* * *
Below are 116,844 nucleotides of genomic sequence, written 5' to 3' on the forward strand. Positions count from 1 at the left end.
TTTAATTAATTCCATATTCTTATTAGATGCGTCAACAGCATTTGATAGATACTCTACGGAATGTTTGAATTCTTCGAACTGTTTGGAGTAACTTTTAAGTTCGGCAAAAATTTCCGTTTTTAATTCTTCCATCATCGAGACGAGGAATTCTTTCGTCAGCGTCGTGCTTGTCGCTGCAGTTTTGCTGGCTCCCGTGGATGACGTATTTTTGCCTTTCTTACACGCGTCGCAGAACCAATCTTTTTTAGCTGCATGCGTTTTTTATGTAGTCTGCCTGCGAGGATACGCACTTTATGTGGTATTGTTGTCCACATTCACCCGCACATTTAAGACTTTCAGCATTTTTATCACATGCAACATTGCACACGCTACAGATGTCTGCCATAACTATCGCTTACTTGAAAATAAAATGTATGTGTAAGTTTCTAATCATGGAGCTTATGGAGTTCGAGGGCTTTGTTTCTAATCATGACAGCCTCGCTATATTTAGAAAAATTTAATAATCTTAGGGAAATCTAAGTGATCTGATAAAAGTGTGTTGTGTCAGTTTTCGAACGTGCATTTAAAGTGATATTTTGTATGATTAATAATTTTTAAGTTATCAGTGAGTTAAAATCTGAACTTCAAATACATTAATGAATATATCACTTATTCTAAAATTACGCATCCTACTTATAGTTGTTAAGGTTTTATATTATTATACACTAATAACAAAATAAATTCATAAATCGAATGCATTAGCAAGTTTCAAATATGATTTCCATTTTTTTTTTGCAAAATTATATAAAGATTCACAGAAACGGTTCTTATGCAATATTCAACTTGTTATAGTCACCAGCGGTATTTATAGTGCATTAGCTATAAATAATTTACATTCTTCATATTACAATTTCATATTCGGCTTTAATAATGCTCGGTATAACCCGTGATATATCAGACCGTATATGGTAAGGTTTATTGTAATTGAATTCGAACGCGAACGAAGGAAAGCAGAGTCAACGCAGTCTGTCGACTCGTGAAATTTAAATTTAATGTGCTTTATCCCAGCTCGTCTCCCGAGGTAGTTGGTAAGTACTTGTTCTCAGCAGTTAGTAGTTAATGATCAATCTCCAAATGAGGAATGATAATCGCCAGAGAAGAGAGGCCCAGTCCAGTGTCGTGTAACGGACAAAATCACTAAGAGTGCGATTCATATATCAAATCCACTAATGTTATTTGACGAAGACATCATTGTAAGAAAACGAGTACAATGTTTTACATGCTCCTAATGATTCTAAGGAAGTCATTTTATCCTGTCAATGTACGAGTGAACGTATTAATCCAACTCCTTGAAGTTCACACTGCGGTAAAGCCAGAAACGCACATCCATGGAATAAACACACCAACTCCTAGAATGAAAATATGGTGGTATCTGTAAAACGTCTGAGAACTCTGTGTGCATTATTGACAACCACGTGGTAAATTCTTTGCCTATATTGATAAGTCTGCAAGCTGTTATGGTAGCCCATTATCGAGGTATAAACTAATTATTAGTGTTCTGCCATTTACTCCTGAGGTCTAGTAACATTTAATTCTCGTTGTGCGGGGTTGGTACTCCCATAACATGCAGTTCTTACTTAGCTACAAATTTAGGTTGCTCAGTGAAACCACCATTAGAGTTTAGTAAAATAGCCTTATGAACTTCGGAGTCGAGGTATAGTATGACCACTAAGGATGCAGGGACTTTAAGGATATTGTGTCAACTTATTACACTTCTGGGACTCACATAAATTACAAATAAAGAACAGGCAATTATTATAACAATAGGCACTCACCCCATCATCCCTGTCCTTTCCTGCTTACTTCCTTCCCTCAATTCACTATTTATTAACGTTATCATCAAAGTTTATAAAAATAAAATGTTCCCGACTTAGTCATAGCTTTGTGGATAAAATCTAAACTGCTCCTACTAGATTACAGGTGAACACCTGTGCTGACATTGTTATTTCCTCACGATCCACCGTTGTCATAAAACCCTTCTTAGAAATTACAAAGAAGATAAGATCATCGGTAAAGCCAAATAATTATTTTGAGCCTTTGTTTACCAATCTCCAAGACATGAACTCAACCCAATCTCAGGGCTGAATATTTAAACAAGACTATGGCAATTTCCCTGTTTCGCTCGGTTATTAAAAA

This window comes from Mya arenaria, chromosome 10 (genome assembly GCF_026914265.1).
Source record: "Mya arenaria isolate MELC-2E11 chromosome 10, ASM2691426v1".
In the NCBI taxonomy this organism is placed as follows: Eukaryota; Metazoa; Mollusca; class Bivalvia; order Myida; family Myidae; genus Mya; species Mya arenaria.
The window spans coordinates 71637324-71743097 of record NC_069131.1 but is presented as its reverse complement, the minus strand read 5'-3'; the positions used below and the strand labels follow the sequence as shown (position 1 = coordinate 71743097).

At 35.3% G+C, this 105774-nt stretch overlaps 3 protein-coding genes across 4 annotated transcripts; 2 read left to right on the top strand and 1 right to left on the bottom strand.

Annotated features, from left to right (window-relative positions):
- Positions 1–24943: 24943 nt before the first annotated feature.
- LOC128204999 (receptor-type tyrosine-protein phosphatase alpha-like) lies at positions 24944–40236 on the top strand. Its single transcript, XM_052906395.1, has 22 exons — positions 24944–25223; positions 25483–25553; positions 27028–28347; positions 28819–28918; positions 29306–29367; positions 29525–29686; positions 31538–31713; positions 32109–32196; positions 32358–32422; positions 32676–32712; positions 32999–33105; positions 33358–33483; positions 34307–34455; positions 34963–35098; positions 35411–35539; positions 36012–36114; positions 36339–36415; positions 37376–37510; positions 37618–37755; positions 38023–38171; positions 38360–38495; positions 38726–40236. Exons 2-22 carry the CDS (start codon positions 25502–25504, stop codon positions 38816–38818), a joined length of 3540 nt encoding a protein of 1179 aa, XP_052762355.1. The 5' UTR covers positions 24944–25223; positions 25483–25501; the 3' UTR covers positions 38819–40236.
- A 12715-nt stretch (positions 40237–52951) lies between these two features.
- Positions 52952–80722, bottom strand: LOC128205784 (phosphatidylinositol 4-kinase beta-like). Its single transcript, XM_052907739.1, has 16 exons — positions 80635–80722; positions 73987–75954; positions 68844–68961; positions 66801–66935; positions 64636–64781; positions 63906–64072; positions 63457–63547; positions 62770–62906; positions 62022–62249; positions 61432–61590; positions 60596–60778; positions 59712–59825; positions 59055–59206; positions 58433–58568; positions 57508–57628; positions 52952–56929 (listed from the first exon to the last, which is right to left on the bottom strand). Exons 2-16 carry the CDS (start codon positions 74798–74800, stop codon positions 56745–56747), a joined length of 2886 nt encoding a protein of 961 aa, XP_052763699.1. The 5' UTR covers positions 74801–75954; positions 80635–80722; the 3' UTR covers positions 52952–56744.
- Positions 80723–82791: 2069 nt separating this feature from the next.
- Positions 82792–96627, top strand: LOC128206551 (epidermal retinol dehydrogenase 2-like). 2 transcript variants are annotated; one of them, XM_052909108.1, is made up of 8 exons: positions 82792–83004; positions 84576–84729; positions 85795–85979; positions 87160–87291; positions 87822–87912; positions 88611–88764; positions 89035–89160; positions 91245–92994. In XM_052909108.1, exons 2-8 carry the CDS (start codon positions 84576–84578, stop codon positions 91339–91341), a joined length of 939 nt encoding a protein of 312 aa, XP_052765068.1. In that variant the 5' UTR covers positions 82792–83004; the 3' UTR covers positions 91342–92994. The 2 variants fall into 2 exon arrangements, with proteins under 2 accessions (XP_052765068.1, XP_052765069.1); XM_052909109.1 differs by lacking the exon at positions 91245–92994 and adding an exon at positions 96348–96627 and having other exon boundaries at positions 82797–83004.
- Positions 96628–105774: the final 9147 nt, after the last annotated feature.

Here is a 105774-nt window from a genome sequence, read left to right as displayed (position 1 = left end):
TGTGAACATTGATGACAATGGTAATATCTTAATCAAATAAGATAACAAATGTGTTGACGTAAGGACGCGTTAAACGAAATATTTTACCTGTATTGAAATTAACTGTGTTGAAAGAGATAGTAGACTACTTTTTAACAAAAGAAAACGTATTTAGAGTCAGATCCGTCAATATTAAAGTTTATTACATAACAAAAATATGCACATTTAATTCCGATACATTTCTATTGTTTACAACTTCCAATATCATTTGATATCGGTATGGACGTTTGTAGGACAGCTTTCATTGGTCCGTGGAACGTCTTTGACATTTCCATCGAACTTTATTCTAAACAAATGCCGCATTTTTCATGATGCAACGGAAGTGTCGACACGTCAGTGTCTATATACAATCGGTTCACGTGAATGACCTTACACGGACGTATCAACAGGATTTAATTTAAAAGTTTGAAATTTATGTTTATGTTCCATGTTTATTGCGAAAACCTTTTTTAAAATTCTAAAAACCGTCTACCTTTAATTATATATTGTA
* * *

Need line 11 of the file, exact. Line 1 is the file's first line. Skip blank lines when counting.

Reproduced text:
- A 12715-nt stretch (positions 40237–52951) lies between these two features.